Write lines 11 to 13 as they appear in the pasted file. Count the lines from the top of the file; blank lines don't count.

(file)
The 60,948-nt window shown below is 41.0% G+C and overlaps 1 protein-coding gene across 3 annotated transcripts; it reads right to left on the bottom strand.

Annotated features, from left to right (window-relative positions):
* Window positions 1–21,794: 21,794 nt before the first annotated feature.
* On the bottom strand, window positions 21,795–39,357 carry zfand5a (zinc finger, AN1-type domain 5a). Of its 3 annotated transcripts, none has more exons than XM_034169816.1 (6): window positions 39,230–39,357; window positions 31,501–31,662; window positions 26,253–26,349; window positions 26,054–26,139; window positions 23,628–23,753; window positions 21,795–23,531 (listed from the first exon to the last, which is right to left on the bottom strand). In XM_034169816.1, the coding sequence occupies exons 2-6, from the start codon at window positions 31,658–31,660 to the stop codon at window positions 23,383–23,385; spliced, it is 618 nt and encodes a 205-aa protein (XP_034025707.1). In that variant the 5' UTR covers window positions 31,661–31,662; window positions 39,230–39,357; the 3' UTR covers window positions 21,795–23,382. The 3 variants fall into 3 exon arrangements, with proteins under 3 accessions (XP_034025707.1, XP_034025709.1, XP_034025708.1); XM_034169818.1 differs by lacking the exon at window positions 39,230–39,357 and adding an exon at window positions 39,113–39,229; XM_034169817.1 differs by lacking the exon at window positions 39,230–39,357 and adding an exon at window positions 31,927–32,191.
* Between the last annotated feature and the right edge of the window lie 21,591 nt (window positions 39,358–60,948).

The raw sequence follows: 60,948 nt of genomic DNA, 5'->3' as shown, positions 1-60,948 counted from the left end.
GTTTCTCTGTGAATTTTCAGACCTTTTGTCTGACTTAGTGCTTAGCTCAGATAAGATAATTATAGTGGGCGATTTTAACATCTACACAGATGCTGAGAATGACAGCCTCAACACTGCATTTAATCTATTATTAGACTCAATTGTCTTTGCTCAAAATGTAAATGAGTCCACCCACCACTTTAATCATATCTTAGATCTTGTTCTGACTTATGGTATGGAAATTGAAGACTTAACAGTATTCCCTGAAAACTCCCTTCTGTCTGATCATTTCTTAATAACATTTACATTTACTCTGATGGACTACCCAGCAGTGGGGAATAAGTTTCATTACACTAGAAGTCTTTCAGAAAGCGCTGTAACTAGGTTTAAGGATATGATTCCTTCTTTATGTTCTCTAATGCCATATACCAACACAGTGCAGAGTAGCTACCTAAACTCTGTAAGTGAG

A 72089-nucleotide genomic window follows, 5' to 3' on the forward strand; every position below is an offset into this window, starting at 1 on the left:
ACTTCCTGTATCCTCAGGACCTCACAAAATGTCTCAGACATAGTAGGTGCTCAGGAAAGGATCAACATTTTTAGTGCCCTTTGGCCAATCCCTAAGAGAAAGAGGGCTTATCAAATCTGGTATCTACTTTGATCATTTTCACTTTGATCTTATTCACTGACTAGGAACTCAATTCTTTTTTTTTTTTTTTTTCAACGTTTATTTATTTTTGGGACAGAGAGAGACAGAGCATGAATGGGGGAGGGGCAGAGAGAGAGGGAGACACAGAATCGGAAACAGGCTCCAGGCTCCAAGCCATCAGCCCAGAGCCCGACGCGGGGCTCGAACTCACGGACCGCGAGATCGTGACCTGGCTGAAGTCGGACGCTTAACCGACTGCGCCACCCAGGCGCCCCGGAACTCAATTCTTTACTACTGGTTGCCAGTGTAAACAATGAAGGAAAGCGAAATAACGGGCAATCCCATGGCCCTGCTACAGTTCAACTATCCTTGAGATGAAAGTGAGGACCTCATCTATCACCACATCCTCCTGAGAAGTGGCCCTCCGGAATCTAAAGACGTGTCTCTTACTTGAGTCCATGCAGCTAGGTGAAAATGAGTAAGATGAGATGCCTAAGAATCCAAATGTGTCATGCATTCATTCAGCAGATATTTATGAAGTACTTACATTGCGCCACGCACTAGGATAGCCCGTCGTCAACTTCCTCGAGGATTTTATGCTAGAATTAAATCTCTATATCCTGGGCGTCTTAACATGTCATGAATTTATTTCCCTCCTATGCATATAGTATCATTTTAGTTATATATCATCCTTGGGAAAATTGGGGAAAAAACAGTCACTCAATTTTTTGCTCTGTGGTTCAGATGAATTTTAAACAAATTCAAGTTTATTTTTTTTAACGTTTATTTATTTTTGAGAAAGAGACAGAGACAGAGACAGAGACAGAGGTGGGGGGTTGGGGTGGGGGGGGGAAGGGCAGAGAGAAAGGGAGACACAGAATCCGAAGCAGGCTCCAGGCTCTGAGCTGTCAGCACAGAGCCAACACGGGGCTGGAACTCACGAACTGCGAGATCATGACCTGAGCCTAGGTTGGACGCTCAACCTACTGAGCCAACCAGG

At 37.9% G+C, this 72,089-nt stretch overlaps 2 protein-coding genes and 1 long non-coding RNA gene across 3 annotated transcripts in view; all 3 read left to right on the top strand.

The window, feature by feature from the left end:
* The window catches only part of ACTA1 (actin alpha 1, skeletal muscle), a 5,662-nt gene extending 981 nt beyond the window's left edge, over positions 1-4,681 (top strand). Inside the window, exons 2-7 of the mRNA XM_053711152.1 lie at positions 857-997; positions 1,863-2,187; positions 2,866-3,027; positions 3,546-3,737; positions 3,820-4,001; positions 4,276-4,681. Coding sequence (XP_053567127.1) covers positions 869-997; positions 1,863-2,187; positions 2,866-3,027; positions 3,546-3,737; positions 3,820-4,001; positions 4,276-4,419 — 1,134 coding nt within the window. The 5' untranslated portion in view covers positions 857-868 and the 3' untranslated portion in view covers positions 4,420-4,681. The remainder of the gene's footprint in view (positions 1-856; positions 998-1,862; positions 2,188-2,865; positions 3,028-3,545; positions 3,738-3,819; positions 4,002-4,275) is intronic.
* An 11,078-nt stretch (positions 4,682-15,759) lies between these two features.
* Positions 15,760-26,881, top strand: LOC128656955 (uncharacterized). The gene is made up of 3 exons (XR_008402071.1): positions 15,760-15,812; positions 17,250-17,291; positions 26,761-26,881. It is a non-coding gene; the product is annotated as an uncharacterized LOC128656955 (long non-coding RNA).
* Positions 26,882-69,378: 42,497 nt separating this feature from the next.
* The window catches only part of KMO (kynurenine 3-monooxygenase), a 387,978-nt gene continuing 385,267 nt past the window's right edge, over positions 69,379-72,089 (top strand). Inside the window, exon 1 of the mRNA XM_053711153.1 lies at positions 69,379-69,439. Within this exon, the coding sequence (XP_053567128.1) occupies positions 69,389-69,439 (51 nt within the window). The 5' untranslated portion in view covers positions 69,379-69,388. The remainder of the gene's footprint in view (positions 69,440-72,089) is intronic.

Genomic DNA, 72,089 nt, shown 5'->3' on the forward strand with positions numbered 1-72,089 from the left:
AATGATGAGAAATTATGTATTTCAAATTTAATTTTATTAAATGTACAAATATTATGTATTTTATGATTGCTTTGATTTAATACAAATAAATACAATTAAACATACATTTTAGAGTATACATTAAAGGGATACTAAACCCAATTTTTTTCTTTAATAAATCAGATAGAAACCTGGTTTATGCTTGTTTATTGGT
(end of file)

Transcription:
The window, feature by feature from the left end:
* The window catches only part of ACTA1 (actin alpha 1, skeletal muscle), a 5,662-nt gene extending 981 nt beyond the window's left edge, over positions 1-4,681 (top strand). Inside the window, exons 2-7 of the mRNA XM_053711152.1 lie at positions 857-997; positions 1,863-2,187; positions 2,866-3,027; positions 3,546-3,737; positions 3,820-4,001; positions 4,276-4,681. Coding sequence (XP_053567127.1) covers positions 869-997; positions 1,863-2,187; positions 2,866-3,027; positions 3,546-3,737; positions 3,820-4,001; positions 4,276-4,419 — 1,134 coding nt within the window. The 5' untranslated portion in view covers positions 857-868 and the 3' untranslated portion in view covers positions 4,420-4,681. The remainder of the gene's footprint in view (positions 1-856; positions 998-1,862; positions 2,188-2,865; positions 3,028-3,545; positions 3,738-3,819; positions 4,002-4,275) is intronic.
* An 11,078-nt stretch (positions 4,682-15,759) lies between these two features.